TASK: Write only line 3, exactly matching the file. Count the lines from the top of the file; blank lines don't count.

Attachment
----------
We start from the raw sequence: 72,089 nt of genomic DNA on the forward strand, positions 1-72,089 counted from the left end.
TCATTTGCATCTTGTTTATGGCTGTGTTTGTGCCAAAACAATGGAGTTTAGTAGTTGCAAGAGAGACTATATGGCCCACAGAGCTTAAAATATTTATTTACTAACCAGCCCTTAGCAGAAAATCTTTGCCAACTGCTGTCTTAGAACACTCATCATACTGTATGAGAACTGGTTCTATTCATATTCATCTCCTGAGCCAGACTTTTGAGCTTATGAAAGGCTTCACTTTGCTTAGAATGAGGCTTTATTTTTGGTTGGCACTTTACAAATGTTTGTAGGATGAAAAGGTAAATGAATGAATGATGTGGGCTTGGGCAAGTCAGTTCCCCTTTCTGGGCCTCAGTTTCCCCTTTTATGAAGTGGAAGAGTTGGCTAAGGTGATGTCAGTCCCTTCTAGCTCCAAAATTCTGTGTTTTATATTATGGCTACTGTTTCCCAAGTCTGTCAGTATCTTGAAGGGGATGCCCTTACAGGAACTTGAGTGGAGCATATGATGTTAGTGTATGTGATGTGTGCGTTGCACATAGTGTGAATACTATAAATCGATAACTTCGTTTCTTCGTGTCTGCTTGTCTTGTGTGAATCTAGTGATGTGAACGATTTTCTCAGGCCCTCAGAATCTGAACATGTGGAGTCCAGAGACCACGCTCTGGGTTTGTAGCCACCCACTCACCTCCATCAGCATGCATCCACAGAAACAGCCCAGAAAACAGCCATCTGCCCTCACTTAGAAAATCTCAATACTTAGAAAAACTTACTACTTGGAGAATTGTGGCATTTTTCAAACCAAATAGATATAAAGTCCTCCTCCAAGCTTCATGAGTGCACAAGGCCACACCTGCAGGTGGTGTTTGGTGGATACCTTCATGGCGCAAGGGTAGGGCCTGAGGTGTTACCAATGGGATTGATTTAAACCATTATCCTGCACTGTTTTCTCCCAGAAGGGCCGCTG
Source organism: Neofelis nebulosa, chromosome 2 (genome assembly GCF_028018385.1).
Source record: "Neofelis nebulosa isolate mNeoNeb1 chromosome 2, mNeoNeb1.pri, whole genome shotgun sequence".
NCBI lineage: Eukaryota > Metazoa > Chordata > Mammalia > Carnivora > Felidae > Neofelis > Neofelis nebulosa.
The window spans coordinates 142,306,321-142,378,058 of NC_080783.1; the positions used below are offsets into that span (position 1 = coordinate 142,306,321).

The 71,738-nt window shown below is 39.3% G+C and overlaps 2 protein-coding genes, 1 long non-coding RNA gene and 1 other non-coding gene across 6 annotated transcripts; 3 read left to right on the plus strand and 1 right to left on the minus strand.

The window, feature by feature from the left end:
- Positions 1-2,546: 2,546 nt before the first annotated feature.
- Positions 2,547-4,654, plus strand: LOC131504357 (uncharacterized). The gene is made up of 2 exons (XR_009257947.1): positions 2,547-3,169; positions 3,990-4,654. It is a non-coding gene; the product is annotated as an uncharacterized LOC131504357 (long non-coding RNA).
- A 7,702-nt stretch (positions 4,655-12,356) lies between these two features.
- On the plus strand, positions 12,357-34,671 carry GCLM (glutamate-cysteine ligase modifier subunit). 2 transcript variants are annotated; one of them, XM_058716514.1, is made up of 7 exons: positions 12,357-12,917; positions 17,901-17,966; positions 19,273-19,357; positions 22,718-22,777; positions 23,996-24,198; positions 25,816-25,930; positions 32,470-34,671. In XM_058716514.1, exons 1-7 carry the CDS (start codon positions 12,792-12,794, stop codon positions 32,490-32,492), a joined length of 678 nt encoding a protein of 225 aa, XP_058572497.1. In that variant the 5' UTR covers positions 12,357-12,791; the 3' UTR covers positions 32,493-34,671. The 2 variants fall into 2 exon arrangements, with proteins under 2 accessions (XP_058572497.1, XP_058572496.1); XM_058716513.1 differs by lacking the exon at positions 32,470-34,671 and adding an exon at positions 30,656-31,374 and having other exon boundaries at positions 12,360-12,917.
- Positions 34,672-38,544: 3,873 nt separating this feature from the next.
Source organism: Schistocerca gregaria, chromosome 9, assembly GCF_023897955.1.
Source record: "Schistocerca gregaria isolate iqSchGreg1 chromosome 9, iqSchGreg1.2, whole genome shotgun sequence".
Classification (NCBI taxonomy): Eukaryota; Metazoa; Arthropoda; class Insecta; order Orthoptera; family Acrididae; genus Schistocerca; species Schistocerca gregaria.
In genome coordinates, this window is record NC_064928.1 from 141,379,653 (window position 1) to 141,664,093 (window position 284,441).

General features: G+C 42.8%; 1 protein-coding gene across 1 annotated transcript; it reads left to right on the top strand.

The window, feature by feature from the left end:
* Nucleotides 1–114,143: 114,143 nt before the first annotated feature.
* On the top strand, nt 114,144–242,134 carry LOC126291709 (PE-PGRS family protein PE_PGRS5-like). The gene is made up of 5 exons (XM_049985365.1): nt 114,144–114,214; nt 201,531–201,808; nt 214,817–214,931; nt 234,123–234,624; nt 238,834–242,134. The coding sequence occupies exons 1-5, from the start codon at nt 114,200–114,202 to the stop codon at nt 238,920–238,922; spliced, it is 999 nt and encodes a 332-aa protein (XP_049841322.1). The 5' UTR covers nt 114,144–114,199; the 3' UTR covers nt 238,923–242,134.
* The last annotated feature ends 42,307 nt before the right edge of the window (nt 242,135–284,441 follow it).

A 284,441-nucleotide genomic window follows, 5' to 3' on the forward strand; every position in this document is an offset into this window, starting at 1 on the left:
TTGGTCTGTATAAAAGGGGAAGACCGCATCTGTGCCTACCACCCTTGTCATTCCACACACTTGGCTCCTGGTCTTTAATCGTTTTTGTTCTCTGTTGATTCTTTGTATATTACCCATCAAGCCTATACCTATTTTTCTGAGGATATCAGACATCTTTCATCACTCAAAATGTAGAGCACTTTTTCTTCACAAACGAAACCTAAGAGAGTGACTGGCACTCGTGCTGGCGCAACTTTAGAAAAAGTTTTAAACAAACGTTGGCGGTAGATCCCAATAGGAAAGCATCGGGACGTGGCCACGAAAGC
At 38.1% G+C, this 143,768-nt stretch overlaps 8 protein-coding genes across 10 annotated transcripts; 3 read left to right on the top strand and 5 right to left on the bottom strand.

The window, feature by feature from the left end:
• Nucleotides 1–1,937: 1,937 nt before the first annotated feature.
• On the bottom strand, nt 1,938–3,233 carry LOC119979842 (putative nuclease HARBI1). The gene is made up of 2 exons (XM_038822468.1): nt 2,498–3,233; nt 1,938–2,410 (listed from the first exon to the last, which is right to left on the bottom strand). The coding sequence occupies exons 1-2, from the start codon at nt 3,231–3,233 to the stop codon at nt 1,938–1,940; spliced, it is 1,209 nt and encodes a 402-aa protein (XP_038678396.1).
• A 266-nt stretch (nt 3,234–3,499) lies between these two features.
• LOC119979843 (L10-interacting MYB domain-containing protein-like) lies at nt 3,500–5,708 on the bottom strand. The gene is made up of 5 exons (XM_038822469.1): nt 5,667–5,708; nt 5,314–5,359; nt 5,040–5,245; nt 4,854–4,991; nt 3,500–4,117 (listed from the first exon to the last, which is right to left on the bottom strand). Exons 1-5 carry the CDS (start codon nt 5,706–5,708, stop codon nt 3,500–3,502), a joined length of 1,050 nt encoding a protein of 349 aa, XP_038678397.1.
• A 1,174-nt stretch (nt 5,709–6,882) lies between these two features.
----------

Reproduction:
Source organism: Neofelis nebulosa, chromosome 2 (genome assembly GCF_028018385.1).